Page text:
Automotive design has come a long way since the invention of the automobile. Pioneers like the Benz Patentwagen (Patent Motor Car) and even the Ford Model T were still heavily reminiscent of horse-drawn carriages, minus the horses, of course. And while the 1930s were a golden era of coach-built vehicles, your average motorized transportation still featured an ancient, carriage-like design. But the game-changer in car design that would set the tone for decades to come is not a high-end exotic made by the likes of Ferrari or Lamborghini. It is a compact coupe with humble underpinnings from a manufacturer that no longer exists – the Cisitalia 202.
The Cisitalia 202 Was Not The First To Challenge The Status Quo
front 3/4 view of a 1947 Cisitalia 202 coupe in museum
The Cisitalia 202 was not the first attempt to evolve car design from the horse carriage roots. Cars like the 1934 Chrysler Airflow, which featured a more streamlined design, were among the first attempts to make cars rounder. Unfortunately, the model was a commercial failure and a classic case of being too revolutionary for its time.
Two years later, in 1936, another attempt came from Italian carmaker Fiat. The 500 Topolino was a sub-compact model and a predecessor to the Fiat 500. Like the Airflow, it featured a more streamlined design, and with 520,000 units produced, it was a commercial success. However, in both Chrysler’s and Fiat’s cases, one remnant of the old design era remained – the heavily pronounced wheel arches. The wheels were no longer exposed, but they still looked like a separate section of the car’s front end. In 1946, the Cisitalia 202 would change that.
The 1940 Nash 600 was the first vehicle to head towards integrating the front wings and making them flush with the rest of the front section. Unlike the Chrysler Airflow and Fiat Topolino, the wheel arches were more flush with the body, although they were still heavily exaggerated. The 1946 Cisitalia 202 brought massive change, finally integrating the wheel arches into the rest of the body, forming what would, eventually, become the benchmark for modern automotive design.
Italian Design At Its Finest
rear 3/4 view of a 1947 Cisitalia 202 coupe
The Cisitalia 202 was commissioned by founder Pierro Dusio. The project was the build a sleek, sports car, while using the engine, transmission, and suspension of the Fiat 1100 and integrating them into a bespoke, tubular, chrome-molybdenum steel frame. Designing the all-aluminum body was entrusted to Pininfarina, more specifically Giovanni Savonuzzi, who had previously worked at Fiat Aeronautics. A few different versions were developed by Carlo Abarth, Dante Giacosa, and Giovanni Savonuzzi, all of which involved with Cisitalia at the time. In addition to the various Cisitalia 202 coupe models, there was the 202 CMM fintail coupe, SMM Spider Nuvolary, which won a class victory at the 1947 Mille Miglia, and the 202 MM Cassone, which was a fixed-had version of the competition model.
The Cisitalia 202 Featured Humble But Capable Underpinnings
front 3/4 action shot of a Cisitalia 202 Spyder Mille Miglia
Almost all the mechanical elements of the Cisitalia 202 came from the 1937 Fiat 1100. The compact family car’s 1.1-liter, inline-four overhead-valve engine was revised to produce up to 70 horsepower (52 kilowatts) in the Cisitalia. This was a big jump from the donor car’s 32 horsepower (42 kilowatts). Power went to the rear axle through a four-speed manual.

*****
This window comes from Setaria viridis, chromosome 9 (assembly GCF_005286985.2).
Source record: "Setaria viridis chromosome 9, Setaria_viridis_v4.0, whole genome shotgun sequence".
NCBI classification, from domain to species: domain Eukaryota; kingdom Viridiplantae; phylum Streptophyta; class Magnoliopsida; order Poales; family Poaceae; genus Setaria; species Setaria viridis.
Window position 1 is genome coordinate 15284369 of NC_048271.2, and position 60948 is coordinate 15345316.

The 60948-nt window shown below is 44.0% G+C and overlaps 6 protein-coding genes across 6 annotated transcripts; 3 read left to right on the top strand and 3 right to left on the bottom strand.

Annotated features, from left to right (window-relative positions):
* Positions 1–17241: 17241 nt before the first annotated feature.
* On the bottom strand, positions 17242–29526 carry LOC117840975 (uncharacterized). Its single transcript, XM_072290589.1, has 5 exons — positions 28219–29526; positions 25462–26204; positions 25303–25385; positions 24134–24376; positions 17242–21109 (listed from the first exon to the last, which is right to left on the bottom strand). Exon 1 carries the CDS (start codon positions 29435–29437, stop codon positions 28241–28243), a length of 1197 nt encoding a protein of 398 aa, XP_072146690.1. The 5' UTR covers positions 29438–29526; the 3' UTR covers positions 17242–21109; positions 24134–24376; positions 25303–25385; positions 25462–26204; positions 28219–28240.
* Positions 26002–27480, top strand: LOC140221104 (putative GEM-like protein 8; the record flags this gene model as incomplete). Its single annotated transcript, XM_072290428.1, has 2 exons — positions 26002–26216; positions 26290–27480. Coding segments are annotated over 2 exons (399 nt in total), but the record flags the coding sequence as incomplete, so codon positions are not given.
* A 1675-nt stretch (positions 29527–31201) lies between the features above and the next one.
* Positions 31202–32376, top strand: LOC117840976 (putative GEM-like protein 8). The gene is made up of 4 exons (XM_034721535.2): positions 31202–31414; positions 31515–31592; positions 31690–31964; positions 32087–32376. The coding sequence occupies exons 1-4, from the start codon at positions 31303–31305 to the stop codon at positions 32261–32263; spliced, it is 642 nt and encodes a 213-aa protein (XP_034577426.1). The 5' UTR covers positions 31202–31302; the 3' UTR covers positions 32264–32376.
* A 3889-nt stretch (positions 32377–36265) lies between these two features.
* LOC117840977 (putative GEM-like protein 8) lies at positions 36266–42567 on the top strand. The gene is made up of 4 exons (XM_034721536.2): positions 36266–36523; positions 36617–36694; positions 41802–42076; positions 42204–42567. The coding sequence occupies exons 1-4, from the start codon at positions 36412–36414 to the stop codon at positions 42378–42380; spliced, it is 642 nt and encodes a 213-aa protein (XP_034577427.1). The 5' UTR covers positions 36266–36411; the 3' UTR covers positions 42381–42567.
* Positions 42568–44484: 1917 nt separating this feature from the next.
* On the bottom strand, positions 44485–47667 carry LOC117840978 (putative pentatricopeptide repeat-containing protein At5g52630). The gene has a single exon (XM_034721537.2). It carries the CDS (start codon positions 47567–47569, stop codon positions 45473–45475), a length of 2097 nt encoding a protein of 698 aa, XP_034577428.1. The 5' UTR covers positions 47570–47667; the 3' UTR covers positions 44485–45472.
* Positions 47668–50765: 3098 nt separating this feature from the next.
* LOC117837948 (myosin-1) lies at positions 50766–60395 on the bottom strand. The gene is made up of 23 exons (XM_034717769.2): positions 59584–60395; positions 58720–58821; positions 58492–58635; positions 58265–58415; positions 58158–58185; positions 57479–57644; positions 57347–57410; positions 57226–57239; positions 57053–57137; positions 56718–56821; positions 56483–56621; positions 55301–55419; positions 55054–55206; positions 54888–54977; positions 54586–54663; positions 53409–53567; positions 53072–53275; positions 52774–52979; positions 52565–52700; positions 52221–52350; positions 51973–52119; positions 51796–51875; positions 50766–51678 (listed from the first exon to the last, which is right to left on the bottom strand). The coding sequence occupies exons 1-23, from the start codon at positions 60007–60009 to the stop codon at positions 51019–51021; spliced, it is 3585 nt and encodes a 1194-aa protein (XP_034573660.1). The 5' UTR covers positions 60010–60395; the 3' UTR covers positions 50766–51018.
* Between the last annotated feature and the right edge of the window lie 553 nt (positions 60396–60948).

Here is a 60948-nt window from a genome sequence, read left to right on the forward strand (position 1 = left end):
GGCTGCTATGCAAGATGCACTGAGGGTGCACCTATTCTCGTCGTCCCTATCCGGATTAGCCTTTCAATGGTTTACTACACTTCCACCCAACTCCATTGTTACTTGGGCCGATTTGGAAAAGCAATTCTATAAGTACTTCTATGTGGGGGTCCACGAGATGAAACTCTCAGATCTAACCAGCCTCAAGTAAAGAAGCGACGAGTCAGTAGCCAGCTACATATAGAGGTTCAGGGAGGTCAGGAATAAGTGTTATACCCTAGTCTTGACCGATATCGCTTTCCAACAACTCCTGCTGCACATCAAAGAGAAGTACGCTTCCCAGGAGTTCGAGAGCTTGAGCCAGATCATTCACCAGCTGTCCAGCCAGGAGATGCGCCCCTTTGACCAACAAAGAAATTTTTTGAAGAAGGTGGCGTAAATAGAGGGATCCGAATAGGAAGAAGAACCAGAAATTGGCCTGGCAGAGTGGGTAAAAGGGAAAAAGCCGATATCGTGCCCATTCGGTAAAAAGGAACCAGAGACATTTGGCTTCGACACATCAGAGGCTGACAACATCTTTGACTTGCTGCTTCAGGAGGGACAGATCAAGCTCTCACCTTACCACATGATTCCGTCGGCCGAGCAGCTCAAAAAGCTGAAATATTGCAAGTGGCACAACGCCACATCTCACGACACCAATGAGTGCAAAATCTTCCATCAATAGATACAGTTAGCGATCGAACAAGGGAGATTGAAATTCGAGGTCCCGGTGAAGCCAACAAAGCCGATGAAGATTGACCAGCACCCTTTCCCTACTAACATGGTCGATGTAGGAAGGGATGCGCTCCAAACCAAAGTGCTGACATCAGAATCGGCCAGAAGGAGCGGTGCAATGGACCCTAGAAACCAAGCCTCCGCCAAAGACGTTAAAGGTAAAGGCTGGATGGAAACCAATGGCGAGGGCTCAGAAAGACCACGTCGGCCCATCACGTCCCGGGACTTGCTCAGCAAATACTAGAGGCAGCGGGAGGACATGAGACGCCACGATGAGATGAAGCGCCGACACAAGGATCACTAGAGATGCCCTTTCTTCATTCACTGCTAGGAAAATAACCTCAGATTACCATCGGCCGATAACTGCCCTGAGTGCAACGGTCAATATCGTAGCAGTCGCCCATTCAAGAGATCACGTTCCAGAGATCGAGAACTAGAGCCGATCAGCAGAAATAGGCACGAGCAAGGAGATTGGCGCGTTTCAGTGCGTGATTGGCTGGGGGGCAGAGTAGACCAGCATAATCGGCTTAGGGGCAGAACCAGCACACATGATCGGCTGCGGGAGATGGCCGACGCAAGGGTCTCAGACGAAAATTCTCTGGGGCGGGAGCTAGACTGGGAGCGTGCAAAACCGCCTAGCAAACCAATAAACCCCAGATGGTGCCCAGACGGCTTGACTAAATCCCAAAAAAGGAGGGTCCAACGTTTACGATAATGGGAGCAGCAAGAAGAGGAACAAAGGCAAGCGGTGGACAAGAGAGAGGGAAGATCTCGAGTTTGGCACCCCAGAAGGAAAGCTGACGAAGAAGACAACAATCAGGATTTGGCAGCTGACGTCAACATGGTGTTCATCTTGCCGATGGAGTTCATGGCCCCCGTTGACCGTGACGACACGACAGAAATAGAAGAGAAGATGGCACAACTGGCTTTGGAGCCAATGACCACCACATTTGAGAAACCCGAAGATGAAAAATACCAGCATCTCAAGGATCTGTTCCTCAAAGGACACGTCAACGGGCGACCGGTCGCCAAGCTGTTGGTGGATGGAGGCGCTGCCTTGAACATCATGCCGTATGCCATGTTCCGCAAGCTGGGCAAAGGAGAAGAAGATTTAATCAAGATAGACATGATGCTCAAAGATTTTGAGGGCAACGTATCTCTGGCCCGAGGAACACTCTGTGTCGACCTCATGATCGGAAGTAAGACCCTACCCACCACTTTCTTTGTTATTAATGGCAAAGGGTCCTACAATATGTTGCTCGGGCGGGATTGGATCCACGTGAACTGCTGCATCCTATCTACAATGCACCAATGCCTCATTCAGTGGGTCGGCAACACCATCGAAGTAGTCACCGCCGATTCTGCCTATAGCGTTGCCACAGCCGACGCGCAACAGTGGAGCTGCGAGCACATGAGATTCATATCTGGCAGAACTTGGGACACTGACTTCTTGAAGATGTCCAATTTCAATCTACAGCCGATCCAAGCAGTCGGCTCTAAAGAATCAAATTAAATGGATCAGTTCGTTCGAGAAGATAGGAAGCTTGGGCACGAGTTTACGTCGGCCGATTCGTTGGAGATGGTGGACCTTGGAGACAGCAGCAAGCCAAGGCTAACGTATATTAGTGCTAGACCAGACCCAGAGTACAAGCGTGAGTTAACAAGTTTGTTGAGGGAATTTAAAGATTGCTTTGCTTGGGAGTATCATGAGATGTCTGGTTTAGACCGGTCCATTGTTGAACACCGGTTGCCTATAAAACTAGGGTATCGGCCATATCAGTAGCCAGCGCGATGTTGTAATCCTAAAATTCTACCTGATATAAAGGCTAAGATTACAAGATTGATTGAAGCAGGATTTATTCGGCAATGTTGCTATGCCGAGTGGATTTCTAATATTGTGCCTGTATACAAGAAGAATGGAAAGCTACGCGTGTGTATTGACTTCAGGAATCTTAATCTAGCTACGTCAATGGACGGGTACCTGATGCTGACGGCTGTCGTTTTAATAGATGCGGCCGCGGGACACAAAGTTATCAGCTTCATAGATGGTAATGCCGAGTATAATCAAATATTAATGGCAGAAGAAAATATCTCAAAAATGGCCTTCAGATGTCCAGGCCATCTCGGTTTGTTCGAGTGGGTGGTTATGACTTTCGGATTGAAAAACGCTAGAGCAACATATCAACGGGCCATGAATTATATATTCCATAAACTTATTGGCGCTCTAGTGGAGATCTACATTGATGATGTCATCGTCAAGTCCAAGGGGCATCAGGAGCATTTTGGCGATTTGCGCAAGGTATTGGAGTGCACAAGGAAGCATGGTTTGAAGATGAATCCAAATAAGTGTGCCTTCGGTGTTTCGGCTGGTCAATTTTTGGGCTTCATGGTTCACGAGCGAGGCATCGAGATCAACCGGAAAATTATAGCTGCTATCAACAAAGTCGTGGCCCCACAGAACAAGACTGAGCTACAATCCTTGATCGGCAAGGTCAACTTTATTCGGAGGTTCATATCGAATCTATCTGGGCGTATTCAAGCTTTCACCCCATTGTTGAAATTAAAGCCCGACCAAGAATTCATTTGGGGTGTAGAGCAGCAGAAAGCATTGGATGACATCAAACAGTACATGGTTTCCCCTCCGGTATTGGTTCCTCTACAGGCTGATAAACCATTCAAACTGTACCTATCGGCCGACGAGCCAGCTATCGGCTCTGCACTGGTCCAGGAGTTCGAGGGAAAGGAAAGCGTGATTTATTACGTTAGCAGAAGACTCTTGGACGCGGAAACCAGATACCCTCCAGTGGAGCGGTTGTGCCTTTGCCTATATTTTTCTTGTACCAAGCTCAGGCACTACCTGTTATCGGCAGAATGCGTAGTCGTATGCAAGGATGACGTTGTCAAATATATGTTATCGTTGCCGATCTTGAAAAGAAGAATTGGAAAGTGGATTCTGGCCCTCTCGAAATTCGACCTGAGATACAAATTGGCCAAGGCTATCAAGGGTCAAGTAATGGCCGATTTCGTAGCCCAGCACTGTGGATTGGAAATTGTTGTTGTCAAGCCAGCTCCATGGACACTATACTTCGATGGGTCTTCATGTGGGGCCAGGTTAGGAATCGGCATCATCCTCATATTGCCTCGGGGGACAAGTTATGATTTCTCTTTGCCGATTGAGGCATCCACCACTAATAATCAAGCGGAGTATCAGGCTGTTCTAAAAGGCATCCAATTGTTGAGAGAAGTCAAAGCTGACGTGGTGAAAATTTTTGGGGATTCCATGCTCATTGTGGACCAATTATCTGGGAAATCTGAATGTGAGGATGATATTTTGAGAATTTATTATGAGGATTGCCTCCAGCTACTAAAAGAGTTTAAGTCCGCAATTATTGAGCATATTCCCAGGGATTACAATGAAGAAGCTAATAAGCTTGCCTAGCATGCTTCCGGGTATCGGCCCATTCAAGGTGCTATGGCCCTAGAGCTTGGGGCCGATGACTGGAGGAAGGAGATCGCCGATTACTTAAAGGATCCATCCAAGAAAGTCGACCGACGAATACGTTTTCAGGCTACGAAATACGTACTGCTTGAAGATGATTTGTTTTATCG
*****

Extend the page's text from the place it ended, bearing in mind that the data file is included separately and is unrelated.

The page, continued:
The Cisitalia 202 weighed 1,455 to 1,719 pounds (660 to 780 kg), depending on the version. The most capable version was able to reach speeds of up to 109 mph (175 km /h). In 1952, Cisitalia’s last production year, four or five 202 D were made. Those were high-performance models featuring a much-larger, 2.8-liter, BPM Marine engine with 185 horsepower (138 kilowatts), and a De Dion solid rear-axle from the Lancia Aurelia B20 GT. Those were specifically designed to enter the 1952 Mille Miglia, where they were driven by Cisitalia founder, Piero Dusio, and his son, Carlo Dusio.
Fiat actually beat Cisitalia with its own Fiat 1100-based sports car, named the Fiat 508 C Mille Miglia. The car won its class in the 1938 Mille Miglia, achieving an average speed of 70 mph (112 km/h). In 1939, the model was aerodynamically optimized, and thanks to a 42-horsepower version of the Fiat 1100 engine, it could reach a top speed of 87 mph (140 km/h). Although the design was equally as innovative as the Cisitalia 202, the 508 C Mille Miglia was an exercise in building a race car with road-car underpinnings, giving the Cisitalia credit for the design revolution.
Too Rare To See In Person
front 3/4 view of a 1947 Cisitalia 202 Berlinetta
Between 1946 and 1952, between 170 and 200 units of the Cisitalia 202 were made, with most being made by Pininfarina with a smaller portion of them by Vignale, Stamblienti Farina, the latter of which set apart by the split-windscreen and rear tailfins. The majority of Cisitalia 202 examples made are represented by the more mainstream Berlinetta (coupe) models. Supposedly, very few examples survive to this day, which makes the 202 even more of a unicorn. So, there you have it. One of the most influential post-war Pininfarina designs does not come from Ferrari or Lamborghini but a forgotten company that went defunct in 1963. One thing, however, is not surprising – it’s Italian.